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(Photo provided courtesy of the American University Washington College of Law, War Crimes Research Office)

(Photo provided courtesy of the American University Washington College of Law, War Crimes Research Office)

The Public Prosecutor v. Miguel Mau

Court Special Panels for Serious Crimes (District Court of Dili), East Timor
Case number 08/2003 (08/C.G/2003/TD.DIL)
Decision title Judgement
Decision date 23 February 2004
  • The Public Prosecutor
  • Miguel da Silva a.k.a Miguel Mau
Categories Crimes against humanity
Keywords crimes against humanity, enforced disappearance, extermination, Murder, persecution
Other countries involved
  • Indonesia
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During Indonesia’s occupation of East Timor from 1975 until East Timorese independence in 2002, the Indonesian Armed Forces along with a number of militia groups promoted Indonesian autonomy through violent means.

The Accused was forced to join the Laksaur militia group in 1999 and, in the course of his membership, perpetrated a number of crimes against supporters of East Timorese independence. The Special Panels for Serious Crimes convicted and sentenced the Accused to 9 years’ imprisonment for the stabbing to death by machete of three victims, the beating of numerous villagers, and the enforced disappearance of another victim who was wounded, taken out to a forest and left there. At sentencing, the Court took into consideration the frailty and sickness of the Accused who was by now 55 years old, his expression of regret at the crimes, and his having pleaded guilty. It also took into consideration the brutality of the crimes and the Accused’s apparent lack of humanity when committing them.

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Procedural history

The Public Prosecutor indicted the Accused on 3 March 2003 for four counts of crimes against humanity: murder, persecution, enforced disappearance of persons and extermination.

Upon request of the Public Prosecutor, the indictment was amended so as to remove the fourth count of extermination.

On 17 November 2003, a preliminary hearing was held in which the Accused admitted to the facts in the amended indictment. Following final statements by the Defence and the Prosecution, the Court rendered its judgment. 

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Legally relevant facts

The Accused has been a member of the Laksaur militia group since April 1999. The purpose of the militia group is to promote autonomy within Indonesia, following the occupation by the latter of East Timor in 1975 (p. 18).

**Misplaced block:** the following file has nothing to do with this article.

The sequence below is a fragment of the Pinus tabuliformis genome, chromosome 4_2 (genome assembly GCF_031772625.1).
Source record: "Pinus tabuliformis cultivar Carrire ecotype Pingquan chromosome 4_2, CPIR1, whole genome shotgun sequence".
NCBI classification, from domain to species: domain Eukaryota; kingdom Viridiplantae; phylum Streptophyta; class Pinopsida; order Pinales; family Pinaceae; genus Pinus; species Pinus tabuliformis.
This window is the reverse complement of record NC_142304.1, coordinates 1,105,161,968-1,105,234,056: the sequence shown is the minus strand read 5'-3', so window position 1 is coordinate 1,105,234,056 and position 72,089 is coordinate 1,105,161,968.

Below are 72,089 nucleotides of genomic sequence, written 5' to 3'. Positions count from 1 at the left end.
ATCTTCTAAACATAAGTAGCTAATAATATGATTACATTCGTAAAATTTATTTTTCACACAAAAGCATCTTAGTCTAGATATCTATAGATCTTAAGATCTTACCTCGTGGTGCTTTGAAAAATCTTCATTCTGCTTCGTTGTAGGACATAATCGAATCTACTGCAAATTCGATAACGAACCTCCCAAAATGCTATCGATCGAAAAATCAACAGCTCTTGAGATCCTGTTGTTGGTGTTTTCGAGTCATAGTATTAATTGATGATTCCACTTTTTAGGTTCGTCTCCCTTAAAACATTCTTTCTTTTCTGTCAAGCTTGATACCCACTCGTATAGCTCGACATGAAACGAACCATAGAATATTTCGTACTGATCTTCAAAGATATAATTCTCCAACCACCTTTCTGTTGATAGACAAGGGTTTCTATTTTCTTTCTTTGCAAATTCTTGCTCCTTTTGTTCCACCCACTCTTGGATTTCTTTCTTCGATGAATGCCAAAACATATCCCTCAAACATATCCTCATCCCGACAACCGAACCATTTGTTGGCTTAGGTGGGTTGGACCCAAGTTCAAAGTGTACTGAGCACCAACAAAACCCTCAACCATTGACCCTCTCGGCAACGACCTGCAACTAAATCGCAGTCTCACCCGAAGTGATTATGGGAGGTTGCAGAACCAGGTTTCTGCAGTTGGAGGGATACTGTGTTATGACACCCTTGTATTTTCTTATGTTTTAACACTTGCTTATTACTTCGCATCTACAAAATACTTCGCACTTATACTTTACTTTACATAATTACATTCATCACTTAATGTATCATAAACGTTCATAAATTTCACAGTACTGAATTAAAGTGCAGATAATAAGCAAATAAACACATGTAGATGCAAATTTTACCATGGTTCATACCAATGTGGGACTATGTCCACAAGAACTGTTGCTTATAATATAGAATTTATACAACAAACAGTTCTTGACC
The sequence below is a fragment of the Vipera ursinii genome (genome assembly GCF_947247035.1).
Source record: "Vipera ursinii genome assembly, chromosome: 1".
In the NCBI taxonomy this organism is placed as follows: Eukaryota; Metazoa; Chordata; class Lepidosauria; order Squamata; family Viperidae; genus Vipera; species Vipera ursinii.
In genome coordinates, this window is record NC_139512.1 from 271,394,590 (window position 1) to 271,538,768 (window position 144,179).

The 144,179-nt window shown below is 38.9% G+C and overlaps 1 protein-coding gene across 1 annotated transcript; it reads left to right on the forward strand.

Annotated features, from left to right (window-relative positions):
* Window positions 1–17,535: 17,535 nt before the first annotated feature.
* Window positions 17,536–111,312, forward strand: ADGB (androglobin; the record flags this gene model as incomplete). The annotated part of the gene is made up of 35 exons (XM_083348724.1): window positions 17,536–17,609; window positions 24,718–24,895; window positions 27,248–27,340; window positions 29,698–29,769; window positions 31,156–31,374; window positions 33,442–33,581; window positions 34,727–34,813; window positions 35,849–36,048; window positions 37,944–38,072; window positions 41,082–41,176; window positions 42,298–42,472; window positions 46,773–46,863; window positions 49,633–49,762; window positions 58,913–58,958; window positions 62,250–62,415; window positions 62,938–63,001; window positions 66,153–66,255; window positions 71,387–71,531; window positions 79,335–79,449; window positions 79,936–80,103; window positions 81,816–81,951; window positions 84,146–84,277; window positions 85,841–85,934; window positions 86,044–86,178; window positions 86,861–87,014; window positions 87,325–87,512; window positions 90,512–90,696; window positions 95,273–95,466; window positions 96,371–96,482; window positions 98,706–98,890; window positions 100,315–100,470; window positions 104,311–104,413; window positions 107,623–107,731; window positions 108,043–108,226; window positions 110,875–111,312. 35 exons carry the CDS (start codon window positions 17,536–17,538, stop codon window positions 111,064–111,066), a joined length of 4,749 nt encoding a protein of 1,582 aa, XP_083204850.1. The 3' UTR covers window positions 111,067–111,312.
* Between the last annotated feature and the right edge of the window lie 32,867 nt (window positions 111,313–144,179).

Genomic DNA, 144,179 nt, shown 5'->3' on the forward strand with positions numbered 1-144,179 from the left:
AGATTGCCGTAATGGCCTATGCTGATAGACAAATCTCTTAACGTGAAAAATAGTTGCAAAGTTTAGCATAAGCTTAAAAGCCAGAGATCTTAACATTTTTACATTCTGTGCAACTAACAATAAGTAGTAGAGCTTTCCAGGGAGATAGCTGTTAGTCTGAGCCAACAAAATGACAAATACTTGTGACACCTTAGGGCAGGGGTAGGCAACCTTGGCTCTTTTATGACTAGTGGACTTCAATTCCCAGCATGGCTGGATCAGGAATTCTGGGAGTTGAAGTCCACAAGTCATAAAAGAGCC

On or about 23 April 1999, the Accused, acting under the command of leaders of the militia, attacked a village in search of Joao da Silva, a pro-independence supporter. In the courseof this attack, three men who were hiding in a home were forced outside by members of the militia and were repeatedly stabbed to death with machetes, including by the Accused (p. 19).

The attack continued on a fourth victim, whose home was burned down in a bid to force him outside. Once outside, the Accused and other militia members beat the victim, brought him to a forest and left him there. He has never been seen since (p. 20).

The attacks were repeated on another village in which villagers were questioned regarding the whereabouts of Joao da Silva and then repeatedly beaten, including by the Accused (pp. 20-21).

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Core legal questions

  • Does the commission of the crimes under orders excuse the Accused’s criminal responsibility?
  • What mitigating and aggravating factors may be taken into consideration?

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Specific legal rules and provisions

  • Sections 5.1(a),(i), 5.2(f),(h) and 21 of UNTAET Regulation 2000/15.

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Court's holding and analysis

In accordance with his guilty plea, the Court convicted the Accused for murder, enforced disappearance and persecution as crimes against humanity (pp. 22-23).

That the Accused committed the crimes under orders does not free the Accused of legal responsibility but may be used as a reason for mitigation at sentencing in accordance with Article 21, UNTAET Regulation 200/15 (p. 24).

Further mitigating factors taken into consideration by the Court include the regret expressed by the Accused, his admission of guilt, and his elderly and sick condition (p. 24).

The Court considered the brutality of the crimes and the Accused’s lack of humanity towards his victims as aggravating factors at sentencing (p. 24).

The Accused was sentenced to 9 years’ imprisonment (p. 25).

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Instruments cited

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Additional materials